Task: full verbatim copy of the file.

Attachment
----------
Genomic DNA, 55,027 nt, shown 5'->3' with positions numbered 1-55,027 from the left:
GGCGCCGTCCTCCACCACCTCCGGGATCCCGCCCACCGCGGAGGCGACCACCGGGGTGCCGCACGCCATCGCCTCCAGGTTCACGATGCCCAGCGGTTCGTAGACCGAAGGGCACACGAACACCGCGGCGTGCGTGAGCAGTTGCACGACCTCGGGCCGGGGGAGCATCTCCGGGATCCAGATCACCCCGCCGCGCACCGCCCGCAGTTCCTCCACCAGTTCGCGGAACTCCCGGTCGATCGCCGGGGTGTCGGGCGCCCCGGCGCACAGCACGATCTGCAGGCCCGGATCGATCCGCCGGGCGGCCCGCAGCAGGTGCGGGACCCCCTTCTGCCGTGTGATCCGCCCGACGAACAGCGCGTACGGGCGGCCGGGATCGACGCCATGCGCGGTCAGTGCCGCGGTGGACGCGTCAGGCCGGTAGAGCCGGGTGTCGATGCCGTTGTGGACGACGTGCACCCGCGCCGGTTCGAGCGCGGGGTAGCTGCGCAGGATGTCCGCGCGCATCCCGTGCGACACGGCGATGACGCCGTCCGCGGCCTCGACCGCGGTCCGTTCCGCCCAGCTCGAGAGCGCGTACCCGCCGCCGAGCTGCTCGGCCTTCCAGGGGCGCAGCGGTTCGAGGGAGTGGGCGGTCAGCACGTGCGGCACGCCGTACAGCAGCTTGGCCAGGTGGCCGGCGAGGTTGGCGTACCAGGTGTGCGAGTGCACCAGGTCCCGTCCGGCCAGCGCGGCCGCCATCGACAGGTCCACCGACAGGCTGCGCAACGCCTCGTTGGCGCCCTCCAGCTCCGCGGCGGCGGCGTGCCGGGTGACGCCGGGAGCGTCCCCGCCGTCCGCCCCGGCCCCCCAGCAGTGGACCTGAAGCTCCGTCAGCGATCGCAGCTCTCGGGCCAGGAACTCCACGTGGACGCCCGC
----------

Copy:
Genomic DNA, 55,027 nt, shown 5'->3' with positions numbered 1-55,027 from the left:
GGCGCCGTCCTCCACCACCTCCGGGATCCCGCCCACCGCGGAGGCGACCACCGGGGTGCCGCACGCCATCGCCTCCAGGTTCACGATGCCCAGCGGTTCGTAGACCGAAGGGCACACGAACACCGCGGCGTGCGTGAGCAGTTGCACGACCTCGGGCCGGGGGAGCATCTCCGGGATCCAGATCACCCCGCCGCGCACCGCCCGCAGTTCCTCCACCAGTTCGCGGAACTCCCGGTCGATCGCCGGGGTGTCGGGCGCCCCGGCGCACAGCACGATCTGCAGGCCCGGATCGATCCGCCGGGCGGCCCGCAGCAGGTGCGGGACCCCCTTCTGCCGTGTGATCCGCCCGACGAACAGCGCGTACGGGCGGCCGGGATCGACGCCATGCGCGGTCAGTGCCGCGGTGGACGCGTCAGGCCGGTAGAGCCGGGTGTCGATGCCGTTGTGGACGACGTGCACCCGCGCCGGTTCGAGCGCGGGGTAGCTGCGCAGGATGTCCGCGCGCATCCCGTGCGACACGGCGATGACGCCGTCCGCGGCCTCGACCGCGGTCCGTTCCGCCCAGCTCGAGAGCGCGTACCCGCCGCCGAGCTGCTCGGCCTTCCAGGGGCGCAGCGGTTCGAGGGAGTGGGCGGTCAGCACGTGCGGCACGCCGTACAGCAGCTTGGCCAGGTGGCCGGCGAGGTTGGCGTACCAGGTGTGCGAGTGCACCAGGTCCCGTCCGGCCAGCGCGGCCGCCATCGACAGGTCCACCGACAGGCTGCGCAACGCCTCGTTGGCGCCCTCCAGCTCCGCGGCGGCGGCGTGCCGGGTGACGCCGGGAGCGTCCCCGCCGTCCGCCCCGGCCCCCCAGCAGTGGACCTGAAGCTCCGTCAGCGATCGCAGCTCTCGGGCCAGGAACTCCACGTGGACGCCCGC